With brief, occasional, italicized and sometimes gratuitous commentary…
• From the Seattle Times:
"Amazon is preparing to open its second automated-checkout grocery store on the Eastside and is hiring managers for a third store in the nation’s capitol.
"The commerce giant’s grocery strategy is also advancing on another front, with new locations of its conventional checkout grocery stores coming to Seattle, California, and the Chicago and Washington, D.C., areas.
"The company says on its website a Go Grocery store is 'coming soon' to what was formerly a Sears automotive building in Redmond near its border with Bellevue, where it is also adding corporate offices. Amazon opened its first Go Grocery on Capitol Hill in Seattle this year after a lengthy development period, its latest move in an ongoing effort to capture more of consumers’ grocery budget.
"The Go Grocery concept is a larger version of the Go convenience stores it began testing publicly in late 2016 and which now number 26 locations in Seattle, New York, Chicago and San Francisco, though several are temporarily closed. The stores are equipped with cameras and other sensors that enable the company to bill shoppers through an app for items they pick off shelves, eliminating the need for a checkout line."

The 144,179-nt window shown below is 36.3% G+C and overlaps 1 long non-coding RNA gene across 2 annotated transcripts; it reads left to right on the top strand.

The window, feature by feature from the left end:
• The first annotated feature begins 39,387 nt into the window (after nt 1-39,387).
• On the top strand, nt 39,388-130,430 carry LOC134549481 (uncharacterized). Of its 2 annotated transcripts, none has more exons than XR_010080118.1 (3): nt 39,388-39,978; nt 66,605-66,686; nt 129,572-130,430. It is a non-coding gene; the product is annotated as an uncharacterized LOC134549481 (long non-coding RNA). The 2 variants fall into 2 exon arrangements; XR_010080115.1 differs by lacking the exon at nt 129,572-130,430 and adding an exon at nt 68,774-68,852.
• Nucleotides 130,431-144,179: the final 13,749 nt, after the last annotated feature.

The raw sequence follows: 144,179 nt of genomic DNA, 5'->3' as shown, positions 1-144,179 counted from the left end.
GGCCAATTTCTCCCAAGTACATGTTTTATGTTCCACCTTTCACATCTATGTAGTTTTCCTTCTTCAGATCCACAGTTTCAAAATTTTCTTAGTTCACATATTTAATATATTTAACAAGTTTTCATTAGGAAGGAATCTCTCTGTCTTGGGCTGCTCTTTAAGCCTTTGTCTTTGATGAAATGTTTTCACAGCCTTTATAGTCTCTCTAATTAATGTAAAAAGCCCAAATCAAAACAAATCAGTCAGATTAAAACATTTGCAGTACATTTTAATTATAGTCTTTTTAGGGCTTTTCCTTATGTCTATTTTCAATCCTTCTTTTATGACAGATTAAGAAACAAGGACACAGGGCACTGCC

The Times points out that "Amazon also introduced a grocery store format with a conventional checkout — separate from the Whole Foods Market chain it acquired in 2017 — at a store in Woodland Hills, California, that opened early this year but was converted temporarily in March to fulfill online grocery orders only as the company struggled to catch up with a rapid increase in demand amid the growing coronavirus pandemic. A second store in Irvine, California, was similarly repurposed."
• From Axios:
"Grocery delivery company Instacart has raised $100 million in new funding, on top of the $225 million it announced last month, the company tells Axios. This brings its valuation to $13.8 billion.
Why it matters: This funding comes at what could be an inflection point for Instacart, as customers it acquired during coronavirus lockdowns decide whether they want to continue with the service or resume in-person grocery shopping … Instacart has raised over $2.2 billion since its 2012 inception and says it's accessible to over 85% of U.S. households in all 50 states, and more than 70% of Canadian households."
The other inflection point could come if retailers realize that by doing business with Instacart they are sleeping with the enemy - a company that has total access to their data and the contractual right to weaponize it against them, a company that is planning to open its own dark stores that will serve markets where it does not have retail partners or where those partners have decided to go it alone.